As announced on June 14th, five new centers at major universities will receive $200 million over five years from NIH as part of the expansion of the national “Clinical and Translational Sciences Awards” (CTSA) Consortium. This program led by NIH’s National Center for Research Resources (NCRR) is now in its fifth year. The CTSA Consortium has been able to generate a searchable database of potential industry partners to aid scientists seeking public-private partnerships to help take their research to the next level. At the same time, they have been able to develop a secure web application to help scientific teams collect and share research data.
“The CTSAs support the innovation and partnerships necessary to bridge the traditional divides between basic research and medical practice,” said NIH Director Francis S. Collins, M.D., Ph.D. “The combination of resources and collaboration made possible by these awards is essential for developing and delivering new treatments and prevention strategies.”
With these new awards, NIH is funding a total of 60 CTSA institutions in 30 states and the District of Columbia. The five new Clinical and Translational Science Institutes that received the current funding are:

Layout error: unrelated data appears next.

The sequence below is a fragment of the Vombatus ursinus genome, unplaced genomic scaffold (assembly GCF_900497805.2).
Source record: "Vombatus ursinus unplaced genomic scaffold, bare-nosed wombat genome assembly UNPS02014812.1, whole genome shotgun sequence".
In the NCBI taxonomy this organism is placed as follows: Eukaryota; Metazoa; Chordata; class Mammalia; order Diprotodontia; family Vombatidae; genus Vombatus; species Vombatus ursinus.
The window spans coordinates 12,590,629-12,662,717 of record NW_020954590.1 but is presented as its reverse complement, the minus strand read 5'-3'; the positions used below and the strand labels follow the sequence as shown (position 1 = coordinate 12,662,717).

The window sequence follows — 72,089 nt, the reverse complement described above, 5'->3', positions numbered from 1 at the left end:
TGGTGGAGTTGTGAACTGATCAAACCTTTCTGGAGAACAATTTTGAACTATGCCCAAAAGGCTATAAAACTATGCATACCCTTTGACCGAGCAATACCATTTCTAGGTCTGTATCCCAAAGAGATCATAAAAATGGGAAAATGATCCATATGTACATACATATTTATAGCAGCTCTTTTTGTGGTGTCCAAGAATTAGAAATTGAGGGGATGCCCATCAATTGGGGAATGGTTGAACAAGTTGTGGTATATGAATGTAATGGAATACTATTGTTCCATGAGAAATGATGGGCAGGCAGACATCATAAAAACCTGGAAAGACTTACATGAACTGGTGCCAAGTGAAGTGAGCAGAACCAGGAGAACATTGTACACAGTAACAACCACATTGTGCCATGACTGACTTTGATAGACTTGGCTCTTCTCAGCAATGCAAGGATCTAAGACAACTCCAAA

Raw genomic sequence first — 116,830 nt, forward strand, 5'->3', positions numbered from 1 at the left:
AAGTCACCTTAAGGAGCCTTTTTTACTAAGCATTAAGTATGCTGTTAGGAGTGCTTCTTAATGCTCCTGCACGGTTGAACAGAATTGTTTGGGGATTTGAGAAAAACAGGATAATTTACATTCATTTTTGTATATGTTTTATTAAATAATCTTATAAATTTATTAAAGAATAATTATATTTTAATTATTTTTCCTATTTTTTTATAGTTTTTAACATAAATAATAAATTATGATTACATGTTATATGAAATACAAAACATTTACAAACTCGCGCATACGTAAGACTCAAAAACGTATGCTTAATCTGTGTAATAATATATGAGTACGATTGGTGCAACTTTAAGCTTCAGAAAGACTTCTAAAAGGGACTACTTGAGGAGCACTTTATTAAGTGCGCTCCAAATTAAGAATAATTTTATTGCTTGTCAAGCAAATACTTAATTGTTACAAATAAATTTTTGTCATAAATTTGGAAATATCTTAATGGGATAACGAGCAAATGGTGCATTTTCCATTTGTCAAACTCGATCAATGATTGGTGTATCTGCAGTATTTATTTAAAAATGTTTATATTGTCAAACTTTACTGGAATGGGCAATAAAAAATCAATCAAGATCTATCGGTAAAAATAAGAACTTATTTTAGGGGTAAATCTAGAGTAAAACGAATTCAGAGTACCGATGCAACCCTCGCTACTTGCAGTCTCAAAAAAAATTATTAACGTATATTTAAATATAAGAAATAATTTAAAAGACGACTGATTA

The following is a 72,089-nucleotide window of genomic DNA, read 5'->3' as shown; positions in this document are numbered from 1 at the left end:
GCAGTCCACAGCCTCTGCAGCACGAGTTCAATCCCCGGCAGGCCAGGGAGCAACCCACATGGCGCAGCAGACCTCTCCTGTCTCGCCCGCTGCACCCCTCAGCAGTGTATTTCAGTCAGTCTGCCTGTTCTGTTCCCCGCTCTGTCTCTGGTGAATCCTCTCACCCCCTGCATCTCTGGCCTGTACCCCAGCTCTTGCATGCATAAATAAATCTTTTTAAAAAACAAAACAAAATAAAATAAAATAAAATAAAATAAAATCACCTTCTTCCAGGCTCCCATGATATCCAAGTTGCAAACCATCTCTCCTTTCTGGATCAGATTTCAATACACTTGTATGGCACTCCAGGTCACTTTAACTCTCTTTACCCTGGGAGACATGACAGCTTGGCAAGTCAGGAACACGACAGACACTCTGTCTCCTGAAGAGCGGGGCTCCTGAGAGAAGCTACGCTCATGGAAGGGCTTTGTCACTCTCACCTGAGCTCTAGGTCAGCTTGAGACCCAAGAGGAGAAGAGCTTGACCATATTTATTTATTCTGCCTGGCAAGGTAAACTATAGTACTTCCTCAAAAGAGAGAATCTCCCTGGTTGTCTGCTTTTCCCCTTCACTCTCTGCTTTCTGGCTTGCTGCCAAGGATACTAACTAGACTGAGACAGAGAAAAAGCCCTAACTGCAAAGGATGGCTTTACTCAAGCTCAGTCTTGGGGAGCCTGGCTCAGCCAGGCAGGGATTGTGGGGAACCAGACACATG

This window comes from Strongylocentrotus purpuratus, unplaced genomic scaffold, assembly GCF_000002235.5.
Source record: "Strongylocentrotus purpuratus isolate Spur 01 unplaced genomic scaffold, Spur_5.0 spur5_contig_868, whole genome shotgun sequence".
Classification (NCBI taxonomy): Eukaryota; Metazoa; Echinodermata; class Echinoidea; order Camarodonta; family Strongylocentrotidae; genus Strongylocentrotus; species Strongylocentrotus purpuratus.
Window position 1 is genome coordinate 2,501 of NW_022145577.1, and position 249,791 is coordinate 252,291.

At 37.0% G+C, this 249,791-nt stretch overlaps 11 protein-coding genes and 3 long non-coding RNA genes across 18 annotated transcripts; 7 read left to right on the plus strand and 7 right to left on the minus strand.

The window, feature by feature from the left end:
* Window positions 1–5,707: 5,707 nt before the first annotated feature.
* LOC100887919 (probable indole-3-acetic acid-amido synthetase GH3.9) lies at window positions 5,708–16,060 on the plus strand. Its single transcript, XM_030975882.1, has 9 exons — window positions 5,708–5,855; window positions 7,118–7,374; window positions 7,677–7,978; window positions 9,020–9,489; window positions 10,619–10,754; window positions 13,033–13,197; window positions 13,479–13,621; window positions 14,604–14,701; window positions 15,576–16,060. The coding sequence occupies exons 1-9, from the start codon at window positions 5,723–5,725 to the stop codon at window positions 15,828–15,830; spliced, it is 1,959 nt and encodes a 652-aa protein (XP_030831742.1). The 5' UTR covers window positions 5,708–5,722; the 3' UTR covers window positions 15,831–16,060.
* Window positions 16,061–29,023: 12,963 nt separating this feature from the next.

• Penn State Clinical and Translational Science Institute ($27.3 million)—To expand collaborations beyond the boundaries of biomedicine informatics and develop new software solutions to study genetics, epigenetics, and systems biology. Partner with industry, and capitalize on novel tools in information technology to collect, share, mine data, and disseminate new knowledge
• UCLA Clinical and Translational Science Institute ($81.3 million)—To develop ways to retain, recruit, and empower scientists to work together across disciplines, language barriers, cultures, departments, institutions, and geography to improve the health status of the people in Los Angeles
• University of Kansas Heartland Institute for Clinical and Translational Research ($20 million)—to promote innovative public and private partnerships to develop new drugs and devices and integrate patient-centered health and health systems outcomes into evidence-based risk models to help physicians in clinical care
• University of Kentucky, Lexington Center for Clinical and Translational Sciences ($20 million)—To promote collaborations to develop novel drugs and medical devices, to do joint pilot studies, and develop strong programs in community-based participatory research.
• University of Minnesota, Twin Cities ($51 million)—The Biomedical Health Informatics initiative at the university will provide networked clinical data and biospecimen resources while training future informatics scholars
For more information on these CTSA awardees go to www.ncrr.nih.gov/ctsa2011. The CTSA consortium web site with information on the consortium, current members, and new grantees, can be accessed at www.CTSAweb.org.